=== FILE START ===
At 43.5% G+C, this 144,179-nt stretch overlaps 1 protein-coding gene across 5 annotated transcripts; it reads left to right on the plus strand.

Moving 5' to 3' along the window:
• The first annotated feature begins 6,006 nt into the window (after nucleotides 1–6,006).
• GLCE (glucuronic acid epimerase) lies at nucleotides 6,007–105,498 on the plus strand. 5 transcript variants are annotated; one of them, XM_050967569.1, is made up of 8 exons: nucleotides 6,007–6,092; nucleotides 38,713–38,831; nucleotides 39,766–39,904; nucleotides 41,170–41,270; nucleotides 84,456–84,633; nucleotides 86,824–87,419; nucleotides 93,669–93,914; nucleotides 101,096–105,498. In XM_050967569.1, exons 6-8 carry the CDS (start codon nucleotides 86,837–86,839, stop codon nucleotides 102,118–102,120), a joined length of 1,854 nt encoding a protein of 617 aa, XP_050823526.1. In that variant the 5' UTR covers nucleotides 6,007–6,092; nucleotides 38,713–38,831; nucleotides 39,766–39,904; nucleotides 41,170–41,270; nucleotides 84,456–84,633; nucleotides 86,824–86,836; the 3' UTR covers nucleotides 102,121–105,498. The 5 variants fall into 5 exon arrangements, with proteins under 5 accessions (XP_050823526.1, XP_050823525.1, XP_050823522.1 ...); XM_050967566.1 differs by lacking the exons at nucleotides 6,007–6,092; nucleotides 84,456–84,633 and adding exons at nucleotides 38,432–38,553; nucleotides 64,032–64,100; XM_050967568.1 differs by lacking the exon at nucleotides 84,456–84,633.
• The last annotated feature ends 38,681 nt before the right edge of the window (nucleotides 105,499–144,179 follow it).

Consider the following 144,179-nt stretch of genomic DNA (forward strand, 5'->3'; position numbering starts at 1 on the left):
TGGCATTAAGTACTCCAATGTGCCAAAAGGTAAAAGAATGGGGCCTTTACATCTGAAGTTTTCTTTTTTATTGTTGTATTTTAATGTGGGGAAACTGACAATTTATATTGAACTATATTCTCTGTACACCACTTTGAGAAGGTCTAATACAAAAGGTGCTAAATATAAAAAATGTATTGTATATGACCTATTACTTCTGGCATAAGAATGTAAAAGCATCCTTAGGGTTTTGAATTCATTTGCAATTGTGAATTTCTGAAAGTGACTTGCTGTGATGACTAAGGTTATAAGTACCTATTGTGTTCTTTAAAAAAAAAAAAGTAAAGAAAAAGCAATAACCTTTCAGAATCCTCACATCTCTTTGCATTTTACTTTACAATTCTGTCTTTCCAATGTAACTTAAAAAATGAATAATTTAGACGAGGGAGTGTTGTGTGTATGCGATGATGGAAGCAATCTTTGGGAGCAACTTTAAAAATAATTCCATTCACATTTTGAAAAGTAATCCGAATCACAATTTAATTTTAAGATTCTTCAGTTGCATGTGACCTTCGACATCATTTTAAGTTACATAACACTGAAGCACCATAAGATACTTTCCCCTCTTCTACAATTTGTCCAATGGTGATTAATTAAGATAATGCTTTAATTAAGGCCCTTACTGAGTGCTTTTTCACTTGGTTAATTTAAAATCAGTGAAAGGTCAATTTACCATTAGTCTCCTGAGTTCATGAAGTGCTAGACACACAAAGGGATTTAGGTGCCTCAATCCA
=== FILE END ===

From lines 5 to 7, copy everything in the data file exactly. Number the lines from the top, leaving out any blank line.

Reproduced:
• The last annotated feature ends 38,681 nt before the right edge of the window (nucleotides 105,499–144,179 follow it).

Consider the following 144,179-nt stretch of genomic DNA (forward strand, 5'->3'; position numbering starts at 1 on the left):
TGGCATTAAGTACTCCAATGTGCCAAAAGGTAAAAGAATGGGGCCTTTACATCTGAAGTTTTCTTTTTTATTGTTGTATTTTAATGTGGGGAAACTGACAATTTATATTGAACTATATTCTCTGTACACCACTTTGAGAAGGTCTAATACAAAAGGTGCTAAATATAAAAAATGTATTGTATATGACCTATTACTTCTGGCATAAGAATGTAAAAGCATCCTTAGGGTTTTGAATTCATTTGCAATTGTGAATTTCTGAAAGTGACTTGCTGTGATGACTAAGGTTATAAGTACCTATTGTGTTCTTTAAAAAAAAAAAAGTAAAGAAAAAGCAATAACCTTTCAGAATCCTCACATCTCTTTGCATTTTACTTTACAATTCTGTCTTTCCAATGTAACTTAAAAAATGAATAATTTAGACGAGGGAGTGTTGTGTGTATGCGATGATGGAAGCAATCTTTGGGAGCAACTTTAAAAATAATTCCATTCACATTTTGAAAAGTAATCCGAATCACAATTTAATTTTAAGATTCTTCAGTTGCATGTGACCTTCGACATCATTTTAAGTTACATAACACTGAAGCACCATAAGATACTTTCCCCTCTTCTACAATTTGTCCAATGGTGATTAATTAAGATAATGCTTTAATTAAGGCCCTTACTGAGTGCTTTTTCACTTGGTTAATTTAAAATCAGTGAAAGGTCAATTTACCATTAGTCTCCTGAGTTCATGAAGTGCTAGACACACAAAGGGATTTAGGTGCCTCAATCCA